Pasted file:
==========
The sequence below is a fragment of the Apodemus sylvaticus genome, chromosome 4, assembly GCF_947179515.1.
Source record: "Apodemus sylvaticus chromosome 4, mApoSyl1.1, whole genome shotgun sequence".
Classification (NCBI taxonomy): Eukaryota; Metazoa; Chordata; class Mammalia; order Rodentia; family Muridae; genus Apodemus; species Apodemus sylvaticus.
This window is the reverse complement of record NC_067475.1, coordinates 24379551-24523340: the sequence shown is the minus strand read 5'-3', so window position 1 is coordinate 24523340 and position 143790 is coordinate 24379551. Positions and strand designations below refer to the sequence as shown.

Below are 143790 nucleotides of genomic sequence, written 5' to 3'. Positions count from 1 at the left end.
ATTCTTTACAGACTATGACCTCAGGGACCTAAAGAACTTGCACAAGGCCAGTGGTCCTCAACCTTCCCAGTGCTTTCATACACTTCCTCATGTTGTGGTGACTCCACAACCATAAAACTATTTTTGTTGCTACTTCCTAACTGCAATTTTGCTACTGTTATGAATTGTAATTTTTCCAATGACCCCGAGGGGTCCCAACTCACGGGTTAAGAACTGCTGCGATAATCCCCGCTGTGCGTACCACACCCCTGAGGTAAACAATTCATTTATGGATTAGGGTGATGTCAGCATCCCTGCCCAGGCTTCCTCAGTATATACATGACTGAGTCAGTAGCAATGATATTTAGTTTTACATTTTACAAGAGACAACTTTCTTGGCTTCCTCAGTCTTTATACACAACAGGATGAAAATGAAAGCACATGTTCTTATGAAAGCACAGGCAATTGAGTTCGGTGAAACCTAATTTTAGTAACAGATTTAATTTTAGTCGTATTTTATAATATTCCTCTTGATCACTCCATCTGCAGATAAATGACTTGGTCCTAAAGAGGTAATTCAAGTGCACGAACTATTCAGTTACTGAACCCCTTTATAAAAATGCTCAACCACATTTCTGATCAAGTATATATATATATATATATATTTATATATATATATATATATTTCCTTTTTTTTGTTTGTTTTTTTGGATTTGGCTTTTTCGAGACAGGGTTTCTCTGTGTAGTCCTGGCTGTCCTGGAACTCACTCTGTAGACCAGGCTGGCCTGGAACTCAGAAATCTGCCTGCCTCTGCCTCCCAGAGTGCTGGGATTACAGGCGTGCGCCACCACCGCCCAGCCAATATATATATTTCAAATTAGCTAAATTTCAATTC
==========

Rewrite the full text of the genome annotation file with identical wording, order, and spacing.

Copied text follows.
The sequence below is a fragment of the Apodemus sylvaticus genome, chromosome 4, assembly GCF_947179515.1.
Source record: "Apodemus sylvaticus chromosome 4, mApoSyl1.1, whole genome shotgun sequence".
Classification (NCBI taxonomy): Eukaryota; Metazoa; Chordata; class Mammalia; order Rodentia; family Muridae; genus Apodemus; species Apodemus sylvaticus.
This window is the reverse complement of record NC_067475.1, coordinates 24379551-24523340: the sequence shown is the minus strand read 5'-3', so window position 1 is coordinate 24523340 and position 143790 is coordinate 24379551. Positions and strand designations below refer to the sequence as shown.

Below are 143790 nucleotides of genomic sequence, written 5' to 3'. Positions count from 1 at the left end.
ATTCTTTACAGACTATGACCTCAGGGACCTAAAGAACTTGCACAAGGCCAGTGGTCCTCAACCTTCCCAGTGCTTTCATACACTTCCTCATGTTGTGGTGACTCCACAACCATAAAACTATTTTTGTTGCTACTTCCTAACTGCAATTTTGCTACTGTTATGAATTGTAATTTTTCCAATGACCCCGAGGGGTCCCAACTCACGGGTTAAGAACTGCTGCGATAATCCCCGCTGTGCGTACCACACCCCTGAGGTAAACAATTCATTTATGGATTAGGGTGATGTCAGCATCCCTGCCCAGGCTTCCTCAGTATATACATGACTGAGTCAGTAGCAATGATATTTAGTTTTACATTTTACAAGAGACAACTTTCTTGGCTTCCTCAGTCTTTATACACAACAGGATGAAAATGAAAGCACATGTTCTTATGAAAGCACAGGCAATTGAGTTCGGTGAAACCTAATTTTAGTAACAGATTTAATTTTAGTCGTATTTTATAATATTCCTCTTGATCACTCCATCTGCAGATAAATGACTTGGTCCTAAAGAGGTAATTCAAGTGCACGAACTATTCAGTTACTGAACCCCTTTATAAAAATGCTCAACCACATTTCTGATCAAGTATATATATATATATATATATTTATATATATATATATATATTTCCTTTTTTTTGTTTGTTTTTTTGGATTTGGCTTTTTCGAGACAGGGTTTCTCTGTGTAGTCCTGGCTGTCCTGGAACTCACTCTGTAGACCAGGCTGGCCTGGAACTCAGAAATCTGCCTGCCTCTGCCTCCCAGAGTGCTGGGATTACAGGCGTGCGCCACCACCGCCCAGCCAATATATATATTTCAAATTAGCTAAATTTCAATTC